Planning for Your Retirement: Things to Consider
Published by: LifeWorks,
When we think about retiring, most of us imagine a time when we won’t have to rush off to work, we’ll enjoy leisure activities, and have time simply to relax. We may worry about how we’ll manage financially once we leave our full-time jobs. But few of us have made solid plans for our retirement that include looking at our finances, personal relationships, and meaningful activities.
Begin by making a list of your current expenses (housing, food, transportation, utilities, medical expenses, etc.) so you’ll know how much funds will be required. Then, estimate your retirement income. If you have an accountant or financial planner, you can ask them to help you determine what your income and expenses will look like after retirement.
Many individuals or couples decide to sell their homes and downsize when they retire. The decision to move may be for financial reasons, to re-locate to a warmer climate, or to scale back on homeowners’ responsibilities. However, it’s important to remember that this is a big lifestyle change. It will also coincide with the emotional transition from work to retirement. This can be an overwhelming amount of change in a short time period.
Here are some of the options to consider when deciding where to live during retirement:
- staying in your home
- retirement communities
Before you and your partner make decisions on a retirement location, be sure to consider “what you will do” and “with whom.” For example, if you move to a remote area, you will be isolated from many of the social functions and volunteer options available in urban areas. You may also miss friends from the old neighborhood.
Adjusting to retired life
If you have worked full time all of your adult life, the transition from work to retirement can be difficult. One day you have a set of specific responsibilities. The next, you have no specific tasks to perform and much less social interaction. This sudden shift can make anyone feel like a fish out of water.
The first stage of retirement, sometimes referred to as “the honeymoon stage,” is like a long vacation. There are trips to take, moves to make, or households to re-locate. But once this phase is over, many retired people become bored, lonely, and even depressed. They see the next 15 to 20 years looming in front of them, with no life task or passion to keep them focused or bring them joy.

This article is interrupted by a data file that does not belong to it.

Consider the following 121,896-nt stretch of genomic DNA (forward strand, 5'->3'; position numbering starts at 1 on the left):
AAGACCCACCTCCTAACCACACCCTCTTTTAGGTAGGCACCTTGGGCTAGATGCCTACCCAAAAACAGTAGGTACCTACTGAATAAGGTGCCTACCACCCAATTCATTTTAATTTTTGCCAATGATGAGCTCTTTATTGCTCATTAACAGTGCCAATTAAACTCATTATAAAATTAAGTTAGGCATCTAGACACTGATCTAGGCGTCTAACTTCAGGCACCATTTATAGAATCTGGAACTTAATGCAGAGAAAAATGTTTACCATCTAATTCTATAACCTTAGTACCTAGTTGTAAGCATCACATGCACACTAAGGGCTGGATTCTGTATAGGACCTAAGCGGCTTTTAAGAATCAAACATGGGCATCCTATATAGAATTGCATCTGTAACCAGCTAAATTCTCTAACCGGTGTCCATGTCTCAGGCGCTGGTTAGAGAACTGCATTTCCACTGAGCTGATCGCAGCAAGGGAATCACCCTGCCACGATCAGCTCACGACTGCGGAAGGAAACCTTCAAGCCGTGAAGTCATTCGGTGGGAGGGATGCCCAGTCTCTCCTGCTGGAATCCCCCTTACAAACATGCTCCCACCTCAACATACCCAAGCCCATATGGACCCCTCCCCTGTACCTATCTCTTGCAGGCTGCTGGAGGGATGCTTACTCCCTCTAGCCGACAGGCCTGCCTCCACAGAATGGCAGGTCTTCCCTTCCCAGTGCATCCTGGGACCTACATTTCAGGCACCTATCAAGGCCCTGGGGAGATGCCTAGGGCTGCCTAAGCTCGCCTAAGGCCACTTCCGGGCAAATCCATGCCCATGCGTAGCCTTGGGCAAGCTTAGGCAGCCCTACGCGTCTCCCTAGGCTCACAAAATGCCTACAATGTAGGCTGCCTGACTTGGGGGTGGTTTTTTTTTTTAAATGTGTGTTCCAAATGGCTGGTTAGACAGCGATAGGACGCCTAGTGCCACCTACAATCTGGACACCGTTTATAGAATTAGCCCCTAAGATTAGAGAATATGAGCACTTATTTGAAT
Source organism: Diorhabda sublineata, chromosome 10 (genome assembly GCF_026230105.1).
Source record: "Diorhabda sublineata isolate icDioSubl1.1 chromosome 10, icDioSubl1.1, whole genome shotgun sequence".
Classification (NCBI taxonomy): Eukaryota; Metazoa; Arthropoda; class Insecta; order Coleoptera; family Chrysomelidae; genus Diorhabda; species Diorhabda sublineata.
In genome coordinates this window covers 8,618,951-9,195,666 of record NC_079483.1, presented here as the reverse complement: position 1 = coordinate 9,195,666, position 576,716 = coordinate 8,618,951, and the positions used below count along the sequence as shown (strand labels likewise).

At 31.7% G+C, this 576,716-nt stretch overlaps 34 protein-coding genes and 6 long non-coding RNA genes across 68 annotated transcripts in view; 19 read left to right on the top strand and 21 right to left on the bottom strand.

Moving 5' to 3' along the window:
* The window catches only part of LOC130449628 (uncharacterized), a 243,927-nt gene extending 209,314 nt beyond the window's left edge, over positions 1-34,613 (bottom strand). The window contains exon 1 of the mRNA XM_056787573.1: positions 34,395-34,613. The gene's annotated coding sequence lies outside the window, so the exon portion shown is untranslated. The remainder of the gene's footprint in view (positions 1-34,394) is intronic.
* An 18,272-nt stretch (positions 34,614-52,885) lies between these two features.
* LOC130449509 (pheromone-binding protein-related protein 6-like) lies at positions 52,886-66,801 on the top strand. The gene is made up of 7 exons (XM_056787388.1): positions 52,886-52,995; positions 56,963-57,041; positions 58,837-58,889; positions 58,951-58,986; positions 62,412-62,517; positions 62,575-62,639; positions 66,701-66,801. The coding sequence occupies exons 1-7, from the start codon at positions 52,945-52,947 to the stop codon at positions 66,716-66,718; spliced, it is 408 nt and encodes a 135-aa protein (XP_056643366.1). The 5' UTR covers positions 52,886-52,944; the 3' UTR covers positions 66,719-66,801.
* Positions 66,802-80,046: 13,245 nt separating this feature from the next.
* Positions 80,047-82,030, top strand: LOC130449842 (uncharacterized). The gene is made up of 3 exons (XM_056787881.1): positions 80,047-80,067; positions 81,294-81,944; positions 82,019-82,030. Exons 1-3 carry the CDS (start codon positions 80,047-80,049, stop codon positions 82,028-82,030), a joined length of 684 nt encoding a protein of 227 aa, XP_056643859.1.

Finding your passion
Once the honeymoon period is over, what will you do to keep active and bring joy into your life? Here are some ideas to get you started:
Consider volunteering. Studies have proven that staying active through volunteering can help keep you healthy. Volunteer options include:
- helping in local schools or at a community center
- volunteering in your local hospital
- joining a charity, a service club, or a faith community
Go back to school or learn new skills. Why not take some music lessons? Learn a new language. Consider woodworking, pottery, or weaving. Go back to school. Most higher education institutions offer special rates for seniors.
Work part time. A part-time job provides extra income, keeps your body and mind active, and gives you a chance to socialize. You could look for part-time or consulting work in your chosen field, or try something new.
Retirement changes the dynamic of any marriage or partnership. Not only will you be spending a lot more time together, but your changing status—from worker to retired person—can change the nature of your relationship with your partner.
It’s important for couples to discuss their expectations for the retirement years and agree on goals, as well as both individual and joint activities that they can enjoy. Try to find ways of keeping your own identity and interests, while also doing some things together. Be patient and keep the lines of communication open as you enter this new life phase together.
Whether or not you have a partner, you might realize that you’ve spent a great deal of your life focused on your career and therefore have developed your closest friendships in the workplace. Some people who retire find they become lonely without these interactions. To meet friends, consider reaching out to friends who you haven’t seen as often as you would like, or try developing new friendships. You might also try joining a community club or group such as a bridge or gardening club.
When retirement time rolls around, many issues need to be considered before you take this step. Be sure to discuss your decisions with your family so that they can offer their continued encouragement and support throughout your retirement.